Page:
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Iqbal and Bad Apples

Michael C. Dorf

Cornell Law School

October 7, 2009

Cornell Legal Studies Research Paper No. 09-025

As numerous commentators have observed, the Supreme Court’s ruling in Ashcroft v. Iqbal has profound implications for the law of pleading and supervisory liability in civil rights suits. Yet the case is important for the public understanding of American detainee policy as well. Throughout the Bush Administration and continuing into the Obama Administration, the government has sought to portray abusive treatment of detainees as the work of "a few bad apples," even as formerly secret documents reveal what was an official policy of abuse. In deeming the allegation that Iqbal's discriminatory mistreatment was ordered by the former Attorney General and FBI Director not "plausible," the Supreme Court lent its imprimatur to the false but widespread few-bad-apples narrative.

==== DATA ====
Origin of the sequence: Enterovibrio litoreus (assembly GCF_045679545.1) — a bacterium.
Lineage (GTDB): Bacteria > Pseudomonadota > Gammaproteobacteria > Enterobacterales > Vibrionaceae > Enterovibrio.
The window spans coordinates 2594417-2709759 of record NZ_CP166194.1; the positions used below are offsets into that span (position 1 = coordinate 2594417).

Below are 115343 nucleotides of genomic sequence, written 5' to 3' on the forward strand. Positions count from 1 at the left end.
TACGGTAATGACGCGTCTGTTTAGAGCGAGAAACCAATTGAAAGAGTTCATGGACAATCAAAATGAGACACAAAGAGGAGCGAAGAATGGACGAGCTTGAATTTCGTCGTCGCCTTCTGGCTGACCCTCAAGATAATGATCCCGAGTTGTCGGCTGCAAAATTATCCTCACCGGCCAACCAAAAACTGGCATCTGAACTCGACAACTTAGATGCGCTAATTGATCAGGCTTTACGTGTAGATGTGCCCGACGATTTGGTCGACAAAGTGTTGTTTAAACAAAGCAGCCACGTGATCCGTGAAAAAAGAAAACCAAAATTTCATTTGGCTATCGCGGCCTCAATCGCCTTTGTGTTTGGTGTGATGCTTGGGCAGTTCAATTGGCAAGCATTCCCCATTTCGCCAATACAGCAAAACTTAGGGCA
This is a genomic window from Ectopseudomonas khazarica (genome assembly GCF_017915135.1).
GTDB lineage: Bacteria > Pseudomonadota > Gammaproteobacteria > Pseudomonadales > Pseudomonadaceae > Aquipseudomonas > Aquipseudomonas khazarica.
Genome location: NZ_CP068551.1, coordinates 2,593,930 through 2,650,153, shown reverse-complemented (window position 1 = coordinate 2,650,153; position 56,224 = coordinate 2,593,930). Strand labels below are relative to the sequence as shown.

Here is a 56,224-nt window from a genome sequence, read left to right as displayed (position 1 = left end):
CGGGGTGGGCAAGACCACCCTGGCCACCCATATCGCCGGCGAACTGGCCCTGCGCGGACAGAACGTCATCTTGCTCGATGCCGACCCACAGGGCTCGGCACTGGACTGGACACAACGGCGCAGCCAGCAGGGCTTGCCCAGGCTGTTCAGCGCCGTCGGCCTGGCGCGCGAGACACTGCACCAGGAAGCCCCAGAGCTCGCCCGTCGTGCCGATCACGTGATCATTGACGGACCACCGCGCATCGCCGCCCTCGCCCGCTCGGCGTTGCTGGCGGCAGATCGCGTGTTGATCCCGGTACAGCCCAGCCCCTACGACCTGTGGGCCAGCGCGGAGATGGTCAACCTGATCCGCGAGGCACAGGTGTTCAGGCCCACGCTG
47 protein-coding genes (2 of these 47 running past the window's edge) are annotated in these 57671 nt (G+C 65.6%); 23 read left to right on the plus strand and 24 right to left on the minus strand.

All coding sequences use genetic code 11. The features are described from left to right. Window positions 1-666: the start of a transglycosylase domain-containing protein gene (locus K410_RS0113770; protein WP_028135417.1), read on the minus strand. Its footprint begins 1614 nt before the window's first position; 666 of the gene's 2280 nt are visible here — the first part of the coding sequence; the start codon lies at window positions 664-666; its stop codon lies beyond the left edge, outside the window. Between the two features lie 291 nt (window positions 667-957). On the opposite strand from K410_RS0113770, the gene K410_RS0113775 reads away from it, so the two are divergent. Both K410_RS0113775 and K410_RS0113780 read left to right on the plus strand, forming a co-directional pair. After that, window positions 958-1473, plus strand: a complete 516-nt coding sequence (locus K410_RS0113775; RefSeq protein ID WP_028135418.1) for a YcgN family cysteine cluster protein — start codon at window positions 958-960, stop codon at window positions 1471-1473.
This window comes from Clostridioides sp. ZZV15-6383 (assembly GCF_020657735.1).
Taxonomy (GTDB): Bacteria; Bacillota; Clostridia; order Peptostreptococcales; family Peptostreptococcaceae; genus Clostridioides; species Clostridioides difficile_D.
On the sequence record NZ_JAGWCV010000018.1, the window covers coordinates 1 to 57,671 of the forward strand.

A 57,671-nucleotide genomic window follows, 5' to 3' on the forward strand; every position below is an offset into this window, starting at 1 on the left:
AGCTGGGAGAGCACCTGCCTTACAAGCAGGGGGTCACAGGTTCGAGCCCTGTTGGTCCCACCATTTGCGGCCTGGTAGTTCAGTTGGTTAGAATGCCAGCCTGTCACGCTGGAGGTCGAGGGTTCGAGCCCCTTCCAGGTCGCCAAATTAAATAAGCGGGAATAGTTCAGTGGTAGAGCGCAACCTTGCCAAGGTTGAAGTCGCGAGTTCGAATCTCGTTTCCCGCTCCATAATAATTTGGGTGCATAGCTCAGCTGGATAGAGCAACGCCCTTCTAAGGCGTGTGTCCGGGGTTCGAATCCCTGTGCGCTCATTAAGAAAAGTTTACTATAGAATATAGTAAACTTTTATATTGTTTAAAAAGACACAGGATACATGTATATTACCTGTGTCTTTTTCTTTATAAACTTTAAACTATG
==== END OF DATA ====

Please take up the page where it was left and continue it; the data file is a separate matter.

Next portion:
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Date posted: October 8, 2009  

Suggested Citation

Dorf, Michael C., Iqbal and Bad Apples (October 7, 2009). Cornell Legal Studies Research Paper No. 09-025. Available at SSRN: https://ssrn.com/abstract=1484978 or http://dx.doi.org/10.2139/ssrn.1484978

Contact Information

Michael C. Dorf (Contact Author)
Cornell Law School ( email )
Myron Taylor Hall
Cornell University
Ithaca, NY 14853-4901
United States
HOME PAGE: http://www.lawschool.cornell.edu/faculty/bio.cfm?id=333

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